Section 352.051 authorizes a county to restrict the sale or use of certain fireworks during drought conditions. See Tex. Loc. Gov't Code Ann. § 352.051 (West Supp. 2009).

Although two of Mr. W's arguments have been rendered moot by the legislative amendments, both of the arguments were offered in support of ultra vires claims that we are dismissing for want of jurisdiction. The moot arguments therefore do not affect our analysis.

C. Conclusion Regarding Mootness

Because the mootness doctrine implicates only dismissed claims, the two surviving claims we have already mentioned — that the County Order violates the Texas and U.S. Constitutions and that the County Plan violates the Texas and U.S. Constitutions — remain unaffected. However, before we consider the claims, we must address a final jurisdictional argument made by Comal County with regard to the claim involving the County Order. In its argument, Comal County contends that the trial court, a court of equity, did not have jurisdiction over the County Order because the County Order was a criminal ordinance. We turn to this issue next.

Jurisdiction Over Criminal Ordinance

Comal County contends that the trial court did not have subject-matter jurisdiction over Mr. W's challenges to the constitutionality of the County Order because the court was sitting as one of equity, and the County Order is a penal ordinance. Courts of equity do not have jurisdiction to interfere with the attempted enforcement of a criminal statute unless the statute is unconstitutional and its enforcement will result in irreparable injury to vested property rights. See State v. Morales, 869 S.W.2d 941, 945 (Tex. 1994); Morrow, 230 S.W.3d at 236. The lack of jurisdiction in this type of case applies not only to suits seeking to enjoin enforcement but also to suits seeking a declaratory judgment regarding the constitutionality of the statute or ordinance. See Morales, 869 S.W.2d at 947. Here, Mr. W sought declarations that the County Order violated the Texas and U.S. Constitutions. The County Order is a criminal ordinance because it states that "a person who knowingly or intentionally violates this order commits a Class C Misdemeanor, punishable by a fine of up to $500.00." See Morrow, 230 S.W.3d at 236-37.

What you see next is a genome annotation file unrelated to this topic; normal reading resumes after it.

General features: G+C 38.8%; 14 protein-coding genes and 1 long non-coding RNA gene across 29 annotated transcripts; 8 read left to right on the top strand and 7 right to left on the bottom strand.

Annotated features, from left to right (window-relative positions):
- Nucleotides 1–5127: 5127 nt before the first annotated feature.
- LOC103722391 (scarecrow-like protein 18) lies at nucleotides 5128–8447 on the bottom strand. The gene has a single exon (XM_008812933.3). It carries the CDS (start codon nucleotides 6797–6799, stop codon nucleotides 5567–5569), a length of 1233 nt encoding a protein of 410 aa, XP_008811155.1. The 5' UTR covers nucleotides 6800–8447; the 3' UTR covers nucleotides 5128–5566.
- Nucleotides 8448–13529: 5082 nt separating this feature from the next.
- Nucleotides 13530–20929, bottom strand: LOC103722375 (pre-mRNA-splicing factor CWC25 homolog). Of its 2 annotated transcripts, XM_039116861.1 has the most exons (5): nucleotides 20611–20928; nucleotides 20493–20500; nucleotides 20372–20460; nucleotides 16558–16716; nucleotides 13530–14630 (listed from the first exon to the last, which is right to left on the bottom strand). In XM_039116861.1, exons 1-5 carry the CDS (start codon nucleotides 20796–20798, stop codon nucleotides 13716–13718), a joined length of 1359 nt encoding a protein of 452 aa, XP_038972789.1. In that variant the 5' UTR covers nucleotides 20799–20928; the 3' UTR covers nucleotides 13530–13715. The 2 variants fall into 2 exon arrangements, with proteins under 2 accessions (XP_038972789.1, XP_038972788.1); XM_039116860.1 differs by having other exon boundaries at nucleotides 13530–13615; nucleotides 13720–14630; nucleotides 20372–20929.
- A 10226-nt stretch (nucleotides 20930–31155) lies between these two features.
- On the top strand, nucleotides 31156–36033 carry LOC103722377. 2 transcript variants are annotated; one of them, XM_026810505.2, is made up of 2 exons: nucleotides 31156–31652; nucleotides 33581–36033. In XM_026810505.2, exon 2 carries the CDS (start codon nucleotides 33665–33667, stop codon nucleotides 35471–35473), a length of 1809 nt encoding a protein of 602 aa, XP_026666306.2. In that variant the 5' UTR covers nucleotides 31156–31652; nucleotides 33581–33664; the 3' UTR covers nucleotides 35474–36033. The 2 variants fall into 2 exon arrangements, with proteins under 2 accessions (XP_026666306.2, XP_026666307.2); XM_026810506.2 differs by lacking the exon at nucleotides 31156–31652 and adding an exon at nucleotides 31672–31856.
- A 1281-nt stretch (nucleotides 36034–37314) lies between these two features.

The four scenarios in which a party may seek relief from a court of equity based on the unconstitutionality of a criminal statute include when: (1) the statute is enforced, and the party is being prosecuted; (2) the statute is enforced, and the threat of prosecution is imminent, although the party has yet to be prosecuted; (3) there is no actual or threatened enforcement of the statute, and the party does not seek an injunction against its enforcement, but the statute is nonetheless integrally related to conduct subject to the court's equity jurisdiction; and (4) there is no actual or threatened enforcement of the statute and no complaint of specific conduct remediable by injunction. See Morales, 869 S.W.2d at 944-45; Morrow, 230 S.W.3d at 237-38.

Although the first and second scenarios provide a court of equity with jurisdiction, they do so only if the plaintiff shows that the statute will cause irreparable injury to a vested property right. See Morales, 869 S.W.2d at 945; Morrow, 230 S.W.3d at 238. The term "property right" refers to any type of right to specific property, whether tangible or intangible. Black's Law Dictionary 1437 (9th ed. 2009). The term "vested right" refers to a right "that so completely and definitely belongs to a person that it cannot be impaired or taken away without the person's consent." Id. at 1438. A vested right "has some definitive, rather than merely potential existence." City of La Marque v. Braskey, 216 S.W.3d 861, 864 (Tex. App.-Houston [1st Dist.] 2007, pet. denied); Morrow, 230 S.W.3d at 238. Property rights are created and defined by state law. See Stratton v. Austin Indep. Sch. Dist., 8 S.W.3d 26, 29 (Tex. App.-Austin 1999, no pet.) (citing Board of Regents of State Colleges v. Roth, 408 U.S. 564, 577 (1972)).